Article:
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How Harry Cast His Spell: The Meaning Behind the Mania for J. K. Rowling's Bestselling Books Paperback – September 1, 2008
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Why? Why are the adventures of the boy wizard so popular? What is it about them? How did Harry Potter enchant the world?
Enter John Granger to explain this. John Granger is known as Hogwart's Professor. Rumor has it he's the third cousin of Hermoine twice removed. He's an unlikely figure to write on this seeing as being an expert in classics, when his daughter was given a copy of the first book, he read it first so he could explain to his daughter why garbage like that should not be read. Turns out he went and bought the next books that were out the next day and now he's a leading spokesman on all things Harry Potter.
More than that, Granger is a devout Christian and is convinced that the Potter novels are woven in Christian imagery much like Lewis and Tolkien are. A lot of it comes with the symbolism of alchemy. This isn't to justify the science of alchemy, but a way of pointing out that alchemy was seen as a way of achieving purification and holiness in the Middle Ages.
The books, Granger argues, answer the questions of our age and answer them in very Christian ways. The books are loaded with Christological imagery and no, the main power in the books is not magic. The main power in the books is love. Love has the power to overcome the darkest of all magics, even the magic of Lord Voldemort. Lord Voldemort is seen as the great tragic character because all his power comes from wanting to avoid death, even if that means murdering his own soul, instead of realizing as Dumbledore points out, that there are worse things in this world than death.
If you're wanting to know about Christ imagery, consider that the first book was not said to have the Sorcerer's Stone, but the Philosopher's Stone. The Philosopher's stone was an item sought in the past that was said to grant immortality, like Christ. Other Christ imagery includes hippogriffs, stags, unicorns, and phoenixes.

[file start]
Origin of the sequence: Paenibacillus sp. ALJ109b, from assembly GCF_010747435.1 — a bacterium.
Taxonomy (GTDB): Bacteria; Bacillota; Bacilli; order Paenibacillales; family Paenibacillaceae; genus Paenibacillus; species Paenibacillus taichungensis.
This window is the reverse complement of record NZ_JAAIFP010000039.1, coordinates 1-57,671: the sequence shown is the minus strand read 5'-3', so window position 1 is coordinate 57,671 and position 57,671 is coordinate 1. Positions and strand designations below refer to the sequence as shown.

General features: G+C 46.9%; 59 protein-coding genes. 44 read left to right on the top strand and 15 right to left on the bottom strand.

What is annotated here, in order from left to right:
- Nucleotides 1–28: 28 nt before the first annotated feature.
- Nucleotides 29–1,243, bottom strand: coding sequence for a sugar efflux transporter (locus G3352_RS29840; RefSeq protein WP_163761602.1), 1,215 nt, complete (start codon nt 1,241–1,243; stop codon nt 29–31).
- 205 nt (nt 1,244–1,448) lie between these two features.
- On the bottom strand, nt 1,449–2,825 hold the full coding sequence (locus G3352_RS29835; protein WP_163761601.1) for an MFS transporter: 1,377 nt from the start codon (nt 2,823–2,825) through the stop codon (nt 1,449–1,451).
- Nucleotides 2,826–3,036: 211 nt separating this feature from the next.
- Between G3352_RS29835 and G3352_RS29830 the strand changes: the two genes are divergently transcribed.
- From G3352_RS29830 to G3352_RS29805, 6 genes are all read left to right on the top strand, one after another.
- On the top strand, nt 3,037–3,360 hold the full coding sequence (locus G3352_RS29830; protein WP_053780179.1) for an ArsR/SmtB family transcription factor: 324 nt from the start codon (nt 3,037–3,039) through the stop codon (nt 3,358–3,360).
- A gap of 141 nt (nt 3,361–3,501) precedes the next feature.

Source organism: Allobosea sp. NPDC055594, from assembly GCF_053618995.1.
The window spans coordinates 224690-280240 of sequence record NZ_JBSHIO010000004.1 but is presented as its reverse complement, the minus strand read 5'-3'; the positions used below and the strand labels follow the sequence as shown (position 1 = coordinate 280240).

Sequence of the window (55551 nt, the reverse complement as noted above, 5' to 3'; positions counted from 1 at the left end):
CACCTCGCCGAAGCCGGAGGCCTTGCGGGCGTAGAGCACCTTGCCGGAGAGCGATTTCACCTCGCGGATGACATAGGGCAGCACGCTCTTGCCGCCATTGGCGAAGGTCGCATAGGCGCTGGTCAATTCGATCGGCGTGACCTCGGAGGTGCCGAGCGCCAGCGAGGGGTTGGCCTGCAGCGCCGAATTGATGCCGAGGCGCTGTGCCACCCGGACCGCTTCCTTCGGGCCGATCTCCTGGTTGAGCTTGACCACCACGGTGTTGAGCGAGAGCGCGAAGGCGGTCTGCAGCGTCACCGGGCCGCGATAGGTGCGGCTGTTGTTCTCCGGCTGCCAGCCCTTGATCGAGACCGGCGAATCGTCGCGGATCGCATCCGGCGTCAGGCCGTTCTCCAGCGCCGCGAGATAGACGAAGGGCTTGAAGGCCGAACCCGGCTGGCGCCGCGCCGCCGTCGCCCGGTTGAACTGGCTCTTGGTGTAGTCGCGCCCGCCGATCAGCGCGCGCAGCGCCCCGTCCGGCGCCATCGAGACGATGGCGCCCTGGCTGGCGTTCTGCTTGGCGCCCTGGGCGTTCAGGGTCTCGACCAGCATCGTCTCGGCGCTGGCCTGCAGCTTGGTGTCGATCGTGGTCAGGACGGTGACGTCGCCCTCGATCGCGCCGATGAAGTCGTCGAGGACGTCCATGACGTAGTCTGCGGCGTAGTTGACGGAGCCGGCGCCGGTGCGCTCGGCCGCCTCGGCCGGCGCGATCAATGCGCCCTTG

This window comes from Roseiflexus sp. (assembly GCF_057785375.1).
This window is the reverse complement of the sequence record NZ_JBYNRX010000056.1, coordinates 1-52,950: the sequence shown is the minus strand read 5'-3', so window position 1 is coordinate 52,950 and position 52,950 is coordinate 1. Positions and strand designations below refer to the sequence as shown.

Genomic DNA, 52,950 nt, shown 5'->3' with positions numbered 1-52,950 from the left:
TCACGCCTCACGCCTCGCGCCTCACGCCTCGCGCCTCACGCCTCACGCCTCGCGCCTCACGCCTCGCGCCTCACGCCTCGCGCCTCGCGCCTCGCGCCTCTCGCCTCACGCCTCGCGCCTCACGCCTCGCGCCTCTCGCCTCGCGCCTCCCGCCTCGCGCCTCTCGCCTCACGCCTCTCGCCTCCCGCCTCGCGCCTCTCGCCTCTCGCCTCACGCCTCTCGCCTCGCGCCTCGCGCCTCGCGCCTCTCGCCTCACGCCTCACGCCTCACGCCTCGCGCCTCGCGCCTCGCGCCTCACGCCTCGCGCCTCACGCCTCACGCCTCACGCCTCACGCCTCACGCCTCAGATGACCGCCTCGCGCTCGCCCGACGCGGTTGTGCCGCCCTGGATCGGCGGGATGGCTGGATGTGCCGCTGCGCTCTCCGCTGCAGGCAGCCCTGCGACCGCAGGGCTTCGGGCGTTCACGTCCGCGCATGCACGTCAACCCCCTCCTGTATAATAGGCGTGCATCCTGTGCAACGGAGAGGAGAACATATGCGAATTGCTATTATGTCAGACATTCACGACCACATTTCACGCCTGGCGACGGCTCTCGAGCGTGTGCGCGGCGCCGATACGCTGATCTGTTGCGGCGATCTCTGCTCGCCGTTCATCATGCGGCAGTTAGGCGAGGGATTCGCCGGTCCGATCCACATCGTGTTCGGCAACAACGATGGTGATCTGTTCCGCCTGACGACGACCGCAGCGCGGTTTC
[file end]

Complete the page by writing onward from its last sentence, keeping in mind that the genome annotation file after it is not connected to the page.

Is Harry a Christ figure? Not usually. More often than not, he represents everyman, which is why we can so often see ourselves in him. It's also why we can accept the fact that many times Harry screws up. He's a fallen man like we all are, but something in Harry consistently chooses to believe the right things and want to do the right things. You can see in the novels the way Harry will often mature from the start of the novel to the end of the novel.
Granger starts out the book with an introduction to his main thesis in several chapter. Then, he takes you through the books themselves and points out the symbolism and Christian lessons all throughout. To top it off, he ends it with an FAQ section of the questions he gets asked the most. (Want to know about Dumbledore being gay? Go look here.)
If Granger is right, and I think he is, this is a great time for Christians to be speaking of this imagery. Running from it could have the exact opposite effect. Granger's book, even if you don't agree with him, is certainly food for thought and should be considered by the fan and critic of Harry Potter alike.
Deeper Waters Apologetics
Even if you don't care about that particular controversy, if you are a Harry Potter fan, you should read this book to discover the intricate planning that helped Rowling create this series. You'll learn many fascinating things that will make you want to re-read the whole series. The author, John Granger, is a college professor, but he does not talk over your head. The book is very readable and full of insight.Read it if you get the chance.
That being said, it's not a road map for writing a bestseller. The book is not even intended for that, but the principles, the themes explored, and the very Christian message throughout the Potter series are incredible when laid out like it is here. I know it has given me a new perspective on my own writing.
If you're curious as to why the world has taken so easily to Pottermania, I think this book provides a lot of great information. And while the book doesn't exactly say it's any one thing, I think the author has hit the nose with his assessment of the stories that are so widely loved.